My time in Rome has been separated by eight years. I first came here when I was fifty. The truth is, however, this ancient city is layered by history, architecture, theology and social and political life. Digging into those layers takes time. I gladly take this metaphor and apply it to my journey since I have been digging into the layers of my self. Of what am I comprised? How does my present age change my perceptions of the world and my soul? When I remove the layers, what lies at the core of me? These and many questions are packed with my clothes and books. I take them to each city and tonight, I will take them one last time into the convent sanctuary of Quattro Coronati for Vespers and as I listen to the sisters in their black habits chant their prayers, as the dusk light of Rome filters into that ancient space and glints off ancient and faded frescoes, I’ll take my questions to God, giving thanks for a soul and a mind endowed with the power to ask, seek, knock …and find.
Having arrived in Rome after my train trip from Florence, I taxied to my hotel near the Colosseum. I had fond memories of eight years ago when, for my fiftieth birthday, I had traveled to Rome and found in my ambling about a convent, the Quattro Coronati that is a ninth century building (originally founded in the fifth century), very old obviously and humble by Roman standards. One day eight years ago, I went inside and listened to the nunns sing noon prayers. Now I realized, I had booked a simple hotel at the bottom of that hill and within minutes, walked to the convent where, at 6 pm, I had the joy of reentering the church and listening to Vespers. This was a wonderful beginning to my time in Rome.
I had the joy today (Saturday) of meeting a representative in the Pontifical Council For Promoting Unity. Dr. Kinnamon has been teaching and preaching to you in my absence about ecumenical life and our shared unity in Christ and has taken steps to connect me to those in charge of such dialogues for which I am appreciative. Who knew Baptists and Catholics were in dialogue? thanks be to God! I then walked over to St. Peter’s which was packed with pilgrims and took in the art and heft of that magnificent building. But I can truly tell you this: the power and beauty represented in that cathedral cannot come close to the beauty of genuine worship experienced in humble places like Riverside, or the convent at the top of the hill near a colloseum where Christians were martyred for their faith in Christ. Grace & Peace, ~ Pastor Bledsoe +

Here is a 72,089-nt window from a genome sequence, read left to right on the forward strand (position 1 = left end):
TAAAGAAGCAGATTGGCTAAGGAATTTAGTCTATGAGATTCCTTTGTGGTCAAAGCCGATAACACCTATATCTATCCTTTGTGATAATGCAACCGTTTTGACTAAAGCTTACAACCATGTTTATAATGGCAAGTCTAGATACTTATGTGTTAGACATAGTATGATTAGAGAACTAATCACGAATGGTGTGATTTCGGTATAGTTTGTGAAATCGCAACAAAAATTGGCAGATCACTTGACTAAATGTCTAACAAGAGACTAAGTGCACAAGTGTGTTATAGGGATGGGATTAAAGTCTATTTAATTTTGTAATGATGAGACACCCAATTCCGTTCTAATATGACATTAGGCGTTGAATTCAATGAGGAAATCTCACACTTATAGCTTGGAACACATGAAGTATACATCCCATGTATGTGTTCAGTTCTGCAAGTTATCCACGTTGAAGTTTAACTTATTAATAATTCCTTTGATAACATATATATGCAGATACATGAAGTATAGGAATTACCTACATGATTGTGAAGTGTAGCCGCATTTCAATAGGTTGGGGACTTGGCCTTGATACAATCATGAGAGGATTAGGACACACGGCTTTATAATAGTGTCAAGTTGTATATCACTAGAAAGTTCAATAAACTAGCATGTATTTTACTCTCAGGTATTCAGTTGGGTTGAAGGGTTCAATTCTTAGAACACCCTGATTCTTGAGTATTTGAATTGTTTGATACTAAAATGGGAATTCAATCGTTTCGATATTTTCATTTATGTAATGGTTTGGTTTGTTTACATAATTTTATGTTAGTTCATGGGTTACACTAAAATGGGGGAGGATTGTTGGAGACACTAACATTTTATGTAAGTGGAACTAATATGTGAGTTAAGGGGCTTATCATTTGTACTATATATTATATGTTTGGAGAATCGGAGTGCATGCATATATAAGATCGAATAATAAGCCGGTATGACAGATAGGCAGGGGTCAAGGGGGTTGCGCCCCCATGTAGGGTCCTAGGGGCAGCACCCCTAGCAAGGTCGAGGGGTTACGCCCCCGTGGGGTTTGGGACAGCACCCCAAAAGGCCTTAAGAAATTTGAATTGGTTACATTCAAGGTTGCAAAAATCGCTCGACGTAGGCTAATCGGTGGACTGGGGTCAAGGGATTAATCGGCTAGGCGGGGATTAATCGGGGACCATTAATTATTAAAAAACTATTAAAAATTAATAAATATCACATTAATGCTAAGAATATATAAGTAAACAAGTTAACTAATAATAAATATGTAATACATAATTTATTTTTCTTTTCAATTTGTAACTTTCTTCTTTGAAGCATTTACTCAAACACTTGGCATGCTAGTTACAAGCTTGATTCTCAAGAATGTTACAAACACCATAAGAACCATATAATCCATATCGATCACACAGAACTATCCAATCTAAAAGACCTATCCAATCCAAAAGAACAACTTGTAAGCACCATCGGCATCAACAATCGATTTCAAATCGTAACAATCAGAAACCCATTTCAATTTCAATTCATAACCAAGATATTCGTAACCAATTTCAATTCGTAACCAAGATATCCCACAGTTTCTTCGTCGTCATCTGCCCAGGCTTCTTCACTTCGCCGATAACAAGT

The train ride from Venice to Florence did not take long (about 2 hrs). As I prepared to leave Venice, I had the same feeling when I prepared to leave Zurich–I wasn’t sure I wanted to leave and wished I had more time to learn the city. That said, I also had the same feeling upon entering Florence as I did the previous two cities: wow.
As I read Colin Well’s, Sailing From Byzantium, I enter Florence, one of the culminating points for the subtitle of Well’s book, “How a Lost Empire Shaped the World.” The relationship of Venice to Constantinople (its traffic of goods, material and ideas, particularly classics by Plato and Aristotle and the scholars who could read Greek) impacted Florence since many of those things, ideas and people ended up here. And you know the rest of that story–the Renaissance was born here. The intersection that is Florence is comprised of roads that run to Venice, Constantinope, the Silk Road East and of course, the Islamic influences that began to surge through the world after the seventh century.
Since I arrived in the afternoon, I have visited the Duomo, eaten lasagna (well!), walked the lasagna off, unpacked and then visited the Museum di Palazzo Veccho, the hub of Florentine politics, economics and commerce and the palace where the Medicis lived. I toured that at 8pm until 10pm. This museum is open until midnight! what a fantastic idea. I plan to visit the church Santa Croce on Tuesday, the Basilica of San Lorenzon on Weds, take time to write, read and digest and then on Thursday afternoon I head to the Eternal City, Rome. As they say in Latin, Pax Christi ~the Peace of Christ.